It might seem that these are esoteric speculations, but to observe this is to approach a key problematic of the social madness of our times. For what is the silcon chip if not stone in another form? At least part of today’s crisis in public values centers around a dispute between those who imagine that morality, identity, and sense may emanate from the computer as philosopher’s stone—and whom would happily see the societal fabric reorganized around computational memory and its affordances. But while the screen may appear to be cultured (to possess a human face, so to speak) it is by no means assured that it can offer anything like an account of ourselves, to say nothing of itself. The computer computes. It counts, in zeros and ones. Its traffic with the word may not so much free the human from the stone as act as a kind of medusa, trapping us within it. Perhaps the contemporary stone of madness is what is often invisible in plain sight: the cognitive enhancement supplied by mineral-electric planetary-scale counting machine; which makes so much visible that it can seem impossible to operate on it effectively. In series of works from a series titled Nootropic, Fogarolli’s work conflates madness and improvement. These works feature photographs with individuals with fluorite stones affixed to their heads. Fluorites borrow their name from the Latin fluere (melting). When exposed to ultraviolet rays, some of these stones present the phenomenon of fluorescence, which takes its name from them, disclosing an aspect of their nature otherwise unseen. Some beliefs attribute healing powers to this class of stones—which are said to ward off loss of memory, disorientation and lack of concentration. In conflating the symptom with a kind of cure, Fogarolli stages a paradox—that the doxa of visibility and technical reason may, itself, be part of the problem.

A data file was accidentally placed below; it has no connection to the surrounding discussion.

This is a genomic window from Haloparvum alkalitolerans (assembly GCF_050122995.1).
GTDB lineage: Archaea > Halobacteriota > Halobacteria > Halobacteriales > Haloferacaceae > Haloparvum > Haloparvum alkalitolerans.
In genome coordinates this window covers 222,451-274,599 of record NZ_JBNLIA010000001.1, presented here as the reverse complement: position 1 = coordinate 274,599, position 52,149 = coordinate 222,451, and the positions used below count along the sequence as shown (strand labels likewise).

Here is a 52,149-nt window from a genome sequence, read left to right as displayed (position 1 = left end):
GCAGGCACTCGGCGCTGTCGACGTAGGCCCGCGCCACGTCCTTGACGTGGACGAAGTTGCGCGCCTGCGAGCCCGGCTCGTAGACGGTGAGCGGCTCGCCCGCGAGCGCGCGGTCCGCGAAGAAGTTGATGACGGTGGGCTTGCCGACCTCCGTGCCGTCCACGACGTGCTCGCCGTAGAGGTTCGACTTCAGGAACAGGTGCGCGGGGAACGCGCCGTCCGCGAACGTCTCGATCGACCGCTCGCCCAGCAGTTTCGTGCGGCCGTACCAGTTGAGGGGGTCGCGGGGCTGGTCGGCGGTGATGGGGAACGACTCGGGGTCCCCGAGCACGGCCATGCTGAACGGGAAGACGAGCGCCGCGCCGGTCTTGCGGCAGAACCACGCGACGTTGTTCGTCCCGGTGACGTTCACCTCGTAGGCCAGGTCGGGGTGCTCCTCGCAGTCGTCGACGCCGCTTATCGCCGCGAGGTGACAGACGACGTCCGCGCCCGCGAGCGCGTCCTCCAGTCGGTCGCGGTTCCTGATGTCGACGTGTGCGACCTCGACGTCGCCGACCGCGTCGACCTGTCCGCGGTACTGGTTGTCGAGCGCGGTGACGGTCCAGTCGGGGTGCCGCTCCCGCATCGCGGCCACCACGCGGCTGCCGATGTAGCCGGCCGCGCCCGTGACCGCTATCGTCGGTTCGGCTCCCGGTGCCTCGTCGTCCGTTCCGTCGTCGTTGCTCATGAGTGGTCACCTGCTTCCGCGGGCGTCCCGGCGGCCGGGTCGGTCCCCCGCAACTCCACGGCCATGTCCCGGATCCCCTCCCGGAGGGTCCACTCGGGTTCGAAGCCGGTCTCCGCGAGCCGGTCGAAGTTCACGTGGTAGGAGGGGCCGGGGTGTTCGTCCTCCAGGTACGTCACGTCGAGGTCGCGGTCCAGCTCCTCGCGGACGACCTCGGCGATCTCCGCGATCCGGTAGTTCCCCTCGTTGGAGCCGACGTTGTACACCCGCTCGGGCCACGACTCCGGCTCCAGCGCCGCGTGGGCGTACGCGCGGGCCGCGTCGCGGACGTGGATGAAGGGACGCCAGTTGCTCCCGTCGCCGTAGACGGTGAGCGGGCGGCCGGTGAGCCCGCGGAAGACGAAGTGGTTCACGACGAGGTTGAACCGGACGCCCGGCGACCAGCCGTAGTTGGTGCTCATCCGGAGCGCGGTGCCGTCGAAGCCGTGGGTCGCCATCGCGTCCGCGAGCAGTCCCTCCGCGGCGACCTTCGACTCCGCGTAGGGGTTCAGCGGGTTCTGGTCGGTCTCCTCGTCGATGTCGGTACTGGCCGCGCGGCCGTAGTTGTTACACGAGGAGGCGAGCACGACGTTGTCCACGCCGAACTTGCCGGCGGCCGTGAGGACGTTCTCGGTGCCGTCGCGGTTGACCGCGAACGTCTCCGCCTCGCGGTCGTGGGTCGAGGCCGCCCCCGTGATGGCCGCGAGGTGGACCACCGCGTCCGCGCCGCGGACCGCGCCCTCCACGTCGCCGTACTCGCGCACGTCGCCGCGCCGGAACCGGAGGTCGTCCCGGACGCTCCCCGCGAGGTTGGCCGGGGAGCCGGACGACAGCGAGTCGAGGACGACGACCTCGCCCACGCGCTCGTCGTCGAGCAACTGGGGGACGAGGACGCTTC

Fogarolli’s exhibition invites viewers to peer more deeply in the social and mineral body of madness, and to seek new instruments to discern its causes. Further, to meditate on the material underpinnings of collective intoxication, including the mineral substratum of digital imaginary (our so-called collective intelligence). STONE OF MADNESS probes the pharmakon of contemporary unreason. It is a procedure, and a dreaming.

The author wishes to thank Dr. Dehlia Hannah, philosopher of science, for a rich discussion that has informed this text.

Mazzoli Gallery